TOKYO -- Ten years since the 2011 earthquake and tsunami in northern Japan, Tungaloy, a local carbide tool manufacturer, has taken on the challenge of reorganizing its management, taking inspiration from the investing style of famed American investor Warren Buffett, as the region rebuilt following the disaster.
Headquartered in the city of Iwaki in Fukushima Prefecture, Tungaloy was spun off from Japanese electronics group Toshiba, then in 2008 became part of one of the world's leading toolmaking companies, IMC Group, which was part owned by Buffett. In the years since, its highly automated factory has turned into a source of steady revenue, and sales have doubled. The company has benefited from Buffett's management style, which seeks long-term sustainable growth from investments.
On Feb. 13 this year, an earthquake registering at six on Japan's seismic intensity scale -- a quake strong enough to damage buildings -- struck off the coast of Fukushima Prefecture. Iwaki was also hit by the tremor. A week after the earthquake, some of the walls at Tungaloy's factory are showing cracks.
However, less than a day after the quake, the plant reopened. It usually takes time to get equipment back online after such a natural disaster has knocked it out of place. Specialists need to be brought in for inspections, and other tasks can take more time. But Tungaloy's plant was able to recover so quickly "in large part because we have an in-house team specializing in maintenance," said Kazuhiro Mishina, head of the Iwaki plant.
This group of specialists was an idea that came from Tungaloy's parent company, IMC. Upon being acquired by IMC, majority owned by Buffett, the first thing Tungaloy was told to do was to set up a specialist in-house maintenance team. It is rare for a company to maintain and repair its own machinery and equipment, rather than relying on external contractors.
The reason for the change was clear. If the company calls in a contractor every time a machine breaks down, stoppage time will increase. If there are dedicated in-house personnel, however, the company can quickly recover from unexpected problems, increasing operating time and reducing opportunity loss. "We've been training multifunctional workers who can maintain various equipment while also doing their daily work," said Tungaloy President Satoshi Kinoshita.
Tungaloy was first spun off from Toshiba in 2004 in a management and employee buyout. Then in 2008 it became a subsidiary of IMC, whose main business was Israeli cutting tool manufacturer ISCAR. Berkshire Hathaway, the investment company led by Buffett, had acquired IMC in 2006.
"We stopped chasing short-term profits and sales," Kinoshita said of the difference in focus for the company between its different parents, Toshiba and IMC. Before joining the Buffett-owned group, management personnel changed every three or four years, and each time the management policy changed with them. The company reported its financial results every quarter, and it had to restructure under Toshiba's direction if its performance worsened.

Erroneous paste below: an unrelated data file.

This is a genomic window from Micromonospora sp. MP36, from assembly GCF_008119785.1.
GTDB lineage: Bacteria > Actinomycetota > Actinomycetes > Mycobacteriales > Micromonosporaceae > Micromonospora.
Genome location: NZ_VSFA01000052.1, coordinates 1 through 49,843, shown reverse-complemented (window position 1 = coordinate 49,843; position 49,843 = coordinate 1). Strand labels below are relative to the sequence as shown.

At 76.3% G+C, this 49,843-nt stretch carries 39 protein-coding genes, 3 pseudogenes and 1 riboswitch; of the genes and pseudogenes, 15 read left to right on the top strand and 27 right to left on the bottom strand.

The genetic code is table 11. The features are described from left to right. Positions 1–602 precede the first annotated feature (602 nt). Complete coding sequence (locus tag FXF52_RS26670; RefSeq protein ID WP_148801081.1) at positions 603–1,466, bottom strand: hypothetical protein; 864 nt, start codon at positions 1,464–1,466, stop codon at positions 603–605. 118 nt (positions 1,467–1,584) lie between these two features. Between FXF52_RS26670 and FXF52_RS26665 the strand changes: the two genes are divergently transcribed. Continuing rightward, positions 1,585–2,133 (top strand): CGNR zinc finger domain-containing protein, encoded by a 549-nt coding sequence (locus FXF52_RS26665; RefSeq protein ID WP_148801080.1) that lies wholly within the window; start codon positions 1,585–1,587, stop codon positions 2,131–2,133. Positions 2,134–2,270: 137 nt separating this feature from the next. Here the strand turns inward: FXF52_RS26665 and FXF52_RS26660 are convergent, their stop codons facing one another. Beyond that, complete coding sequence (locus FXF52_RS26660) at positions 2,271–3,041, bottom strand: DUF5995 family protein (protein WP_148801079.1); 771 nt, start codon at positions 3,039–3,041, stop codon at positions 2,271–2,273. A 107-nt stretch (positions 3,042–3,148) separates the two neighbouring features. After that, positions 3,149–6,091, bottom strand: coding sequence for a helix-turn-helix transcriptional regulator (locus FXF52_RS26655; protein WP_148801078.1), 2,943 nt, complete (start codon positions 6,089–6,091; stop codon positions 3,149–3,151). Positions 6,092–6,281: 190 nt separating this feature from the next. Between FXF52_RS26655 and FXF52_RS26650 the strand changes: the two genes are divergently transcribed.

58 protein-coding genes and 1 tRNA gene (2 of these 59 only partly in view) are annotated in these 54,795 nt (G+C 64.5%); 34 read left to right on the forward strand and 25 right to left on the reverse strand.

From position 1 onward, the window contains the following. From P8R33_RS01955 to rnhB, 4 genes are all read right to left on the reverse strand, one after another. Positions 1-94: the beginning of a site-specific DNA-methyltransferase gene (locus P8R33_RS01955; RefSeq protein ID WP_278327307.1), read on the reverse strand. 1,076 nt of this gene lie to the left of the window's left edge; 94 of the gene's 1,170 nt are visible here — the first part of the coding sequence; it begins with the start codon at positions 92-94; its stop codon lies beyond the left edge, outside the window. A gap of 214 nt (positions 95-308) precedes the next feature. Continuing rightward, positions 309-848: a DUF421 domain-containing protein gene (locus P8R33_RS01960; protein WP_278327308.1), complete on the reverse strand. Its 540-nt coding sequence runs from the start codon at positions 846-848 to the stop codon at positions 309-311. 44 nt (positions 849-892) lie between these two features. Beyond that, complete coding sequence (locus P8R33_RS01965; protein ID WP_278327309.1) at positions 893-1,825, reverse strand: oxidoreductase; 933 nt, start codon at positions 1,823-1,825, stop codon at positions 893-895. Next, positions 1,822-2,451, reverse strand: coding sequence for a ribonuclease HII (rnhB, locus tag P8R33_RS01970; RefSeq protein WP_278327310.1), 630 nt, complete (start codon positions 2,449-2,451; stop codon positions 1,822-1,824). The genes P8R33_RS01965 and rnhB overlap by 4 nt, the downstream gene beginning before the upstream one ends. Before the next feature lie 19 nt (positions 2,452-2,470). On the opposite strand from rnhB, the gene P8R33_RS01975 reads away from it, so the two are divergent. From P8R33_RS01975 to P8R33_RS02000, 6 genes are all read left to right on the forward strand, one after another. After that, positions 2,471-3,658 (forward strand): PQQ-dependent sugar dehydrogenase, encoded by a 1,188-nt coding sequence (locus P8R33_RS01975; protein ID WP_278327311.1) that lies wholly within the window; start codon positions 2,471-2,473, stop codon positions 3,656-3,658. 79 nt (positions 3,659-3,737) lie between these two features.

The Buffett style of management is the polar opposite of what Tungaloy experienced during its Toshiba era. IMC does not pursue short-term profits or sales. Instead, it regularly seeks high sales and profit margins.
"It's not, 'we ran hard yesterday so we rest today,' it's 'we run as hard as we can everyday'," Kinoshita said.
Quickly setting up the specialist maintenance team was based on the idea of keeping machinery and equipment -- the source of the company's revenue -- operating as much as possible.
Buffett chose Tungaloy's plant as the destination for his first visit to Japan in November 2011. "We invest in companies that can grow sustainably, are competitive, and have a business that is vital to society," Buffett said when asked at a news conference what kind of companies he would like to invest in. "We look for companies that will still be growing in 30 or 50 years."
Buffett focuses on a company's gross profit margin as a condition for it to grow sustainably. Companies with high gross profit margins are likely to have a competitive advantage, earning revenue that far exceeds the cost of their sales. Cost competitiveness through constant cost reduction is also important.
Under Buffett's style, Tungaloy shifted to a strategy of not competing on price. In Japan, sales prices of parts and materials are usually driven by buyers who have significant purchasing power, such as automakers. Many subcontractors are unable to sufficiently negotiate prices and struggle to maintain profitability. That used to be the case with Tungaloy as well. "We changed our mindset," said Kinoshita. "The price in Japan is not the price elsewhere in the world."